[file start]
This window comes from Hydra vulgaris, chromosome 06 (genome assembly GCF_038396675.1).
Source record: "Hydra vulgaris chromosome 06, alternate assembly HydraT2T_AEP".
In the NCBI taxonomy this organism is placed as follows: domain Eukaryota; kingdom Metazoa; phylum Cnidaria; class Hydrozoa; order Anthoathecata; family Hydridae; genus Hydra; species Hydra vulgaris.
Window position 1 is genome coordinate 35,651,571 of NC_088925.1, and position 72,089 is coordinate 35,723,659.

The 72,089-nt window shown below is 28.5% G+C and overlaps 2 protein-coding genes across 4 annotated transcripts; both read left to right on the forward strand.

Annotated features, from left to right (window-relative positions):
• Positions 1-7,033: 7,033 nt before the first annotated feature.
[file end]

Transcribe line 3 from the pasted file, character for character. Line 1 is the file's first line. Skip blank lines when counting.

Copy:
In the NCBI taxonomy this organism is placed as follows: domain Eukaryota; kingdom Metazoa; phylum Cnidaria; class Hydrozoa; order Anthoathecata; family Hydridae; genus Hydra; species Hydra vulgaris.